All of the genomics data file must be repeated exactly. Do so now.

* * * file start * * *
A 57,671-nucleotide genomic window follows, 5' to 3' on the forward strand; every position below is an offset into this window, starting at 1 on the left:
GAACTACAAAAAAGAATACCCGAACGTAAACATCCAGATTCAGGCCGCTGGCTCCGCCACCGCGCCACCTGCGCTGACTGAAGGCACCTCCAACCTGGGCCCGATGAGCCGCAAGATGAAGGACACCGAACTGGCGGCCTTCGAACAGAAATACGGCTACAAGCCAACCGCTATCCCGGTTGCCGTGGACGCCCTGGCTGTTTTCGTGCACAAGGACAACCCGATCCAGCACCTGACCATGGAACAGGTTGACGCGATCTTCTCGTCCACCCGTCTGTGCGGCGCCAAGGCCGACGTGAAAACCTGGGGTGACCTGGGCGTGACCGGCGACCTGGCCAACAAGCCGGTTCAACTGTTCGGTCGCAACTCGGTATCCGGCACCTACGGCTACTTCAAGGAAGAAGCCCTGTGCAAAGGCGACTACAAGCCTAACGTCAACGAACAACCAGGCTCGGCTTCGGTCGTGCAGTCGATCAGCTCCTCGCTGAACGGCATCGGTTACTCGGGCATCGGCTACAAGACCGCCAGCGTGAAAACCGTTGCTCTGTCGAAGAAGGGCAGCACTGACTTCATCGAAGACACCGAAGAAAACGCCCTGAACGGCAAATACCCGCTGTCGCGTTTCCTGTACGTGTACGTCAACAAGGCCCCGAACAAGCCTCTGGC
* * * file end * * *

A 57,671-nucleotide genomic window follows, 5' to 3' on the forward strand; every position below is an offset into this window, starting at 1 on the left:
GAACTACAAAAAAGAATACCCGAACGTAAACATCCAGATTCAGGCCGCTGGCTCCGCCACCGCGCCACCTGCGCTGACTGAAGGCACCTCCAACCTGGGCCCGATGAGCCGCAAGATGAAGGACACCGAACTGGCGGCCTTCGAACAGAAATACGGCTACAAGCCAACCGCTATCCCGGTTGCCGTGGACGCCCTGGCTGTTTTCGTGCACAAGGACAACCCGATCCAGCACCTGACCATGGAACAGGTTGACGCGATCTTCTCGTCCACCCGTCTGTGCGGCGCCAAGGCCGACGTGAAAACCTGGGGTGACCTGGGCGTGACCGGCGACCTGGCCAACAAGCCGGTTCAACTGTTCGGTCGCAACTCGGTATCCGGCACCTACGGCTACTTCAAGGAAGAAGCCCTGTGCAAAGGCGACTACAAGCCTAACGTCAACGAACAACCAGGCTCGGCTTCGGTCGTGCAGTCGATCAGCTCCTCGCTGAACGGCATCGGTTACTCGGGCATCGGCTACAAGACCGCCAGCGTGAAAACCGTTGCTCTGTCGAAGAAGGGCAGCACTGACTTCATCGAAGACACCGAAGAAAACGCCCTGAACGGCAAATACCCGCTGTCGCGTTTCCTGTACGTGTACGTCAACAAGGCCCCGAACAAGCCTCTGGC